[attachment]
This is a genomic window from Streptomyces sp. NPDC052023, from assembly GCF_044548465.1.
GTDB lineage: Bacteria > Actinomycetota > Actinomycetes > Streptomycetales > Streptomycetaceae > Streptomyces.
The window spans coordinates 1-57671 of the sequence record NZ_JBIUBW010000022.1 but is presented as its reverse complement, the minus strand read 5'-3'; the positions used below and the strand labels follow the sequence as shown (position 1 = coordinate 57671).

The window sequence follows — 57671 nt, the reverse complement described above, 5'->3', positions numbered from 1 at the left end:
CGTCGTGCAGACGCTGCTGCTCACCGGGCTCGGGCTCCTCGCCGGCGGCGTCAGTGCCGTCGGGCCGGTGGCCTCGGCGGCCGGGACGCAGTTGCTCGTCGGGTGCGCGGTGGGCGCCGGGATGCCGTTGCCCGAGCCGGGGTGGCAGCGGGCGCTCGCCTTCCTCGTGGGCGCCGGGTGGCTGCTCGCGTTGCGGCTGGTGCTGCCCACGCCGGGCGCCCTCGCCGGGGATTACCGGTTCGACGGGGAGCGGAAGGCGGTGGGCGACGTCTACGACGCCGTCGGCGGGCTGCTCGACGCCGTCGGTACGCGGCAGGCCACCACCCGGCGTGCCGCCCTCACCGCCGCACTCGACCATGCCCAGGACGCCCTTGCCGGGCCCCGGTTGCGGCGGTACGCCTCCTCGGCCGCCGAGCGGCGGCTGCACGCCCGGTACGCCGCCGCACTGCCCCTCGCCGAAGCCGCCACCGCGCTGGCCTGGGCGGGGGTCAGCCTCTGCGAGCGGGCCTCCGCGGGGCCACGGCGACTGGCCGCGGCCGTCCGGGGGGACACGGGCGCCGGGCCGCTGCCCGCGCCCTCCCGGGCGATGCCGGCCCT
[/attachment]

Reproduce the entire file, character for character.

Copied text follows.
This is a genomic window from Streptomyces sp. NPDC052023, from assembly GCF_044548465.1.
GTDB lineage: Bacteria > Actinomycetota > Actinomycetes > Streptomycetales > Streptomycetaceae > Streptomyces.
The window spans coordinates 1-57671 of the sequence record NZ_JBIUBW010000022.1 but is presented as its reverse complement, the minus strand read 5'-3'; the positions used below and the strand labels follow the sequence as shown (position 1 = coordinate 57671).

The window sequence follows — 57671 nt, the reverse complement described above, 5'->3', positions numbered from 1 at the left end:
CGTCGTGCAGACGCTGCTGCTCACCGGGCTCGGGCTCCTCGCCGGCGGCGTCAGTGCCGTCGGGCCGGTGGCCTCGGCGGCCGGGACGCAGTTGCTCGTCGGGTGCGCGGTGGGCGCCGGGATGCCGTTGCCCGAGCCGGGGTGGCAGCGGGCGCTCGCCTTCCTCGTGGGCGCCGGGTGGCTGCTCGCGTTGCGGCTGGTGCTGCCCACGCCGGGCGCCCTCGCCGGGGATTACCGGTTCGACGGGGAGCGGAAGGCGGTGGGCGACGTCTACGACGCCGTCGGCGGGCTGCTCGACGCCGTCGGTACGCGGCAGGCCACCACCCGGCGTGCCGCCCTCACCGCCGCACTCGACCATGCCCAGGACGCCCTTGCCGGGCCCCGGTTGCGGCGGTACGCCTCCTCGGCCGCCGAGCGGCGGCTGCACGCCCGGTACGCCGCCGCACTGCCCCTCGCCGAAGCCGCCACCGCGCTGGCCTGGGCGGGGGTCAGCCTCTGCGAGCGGGCCTCCGCGGGGCCACGGCGACTGGCCGCGGCCGTCCGGGGGGACACGGGCGCCGGGCCGCTGCCCGCGCCCTCCCGGGCGATGCCGGCCCT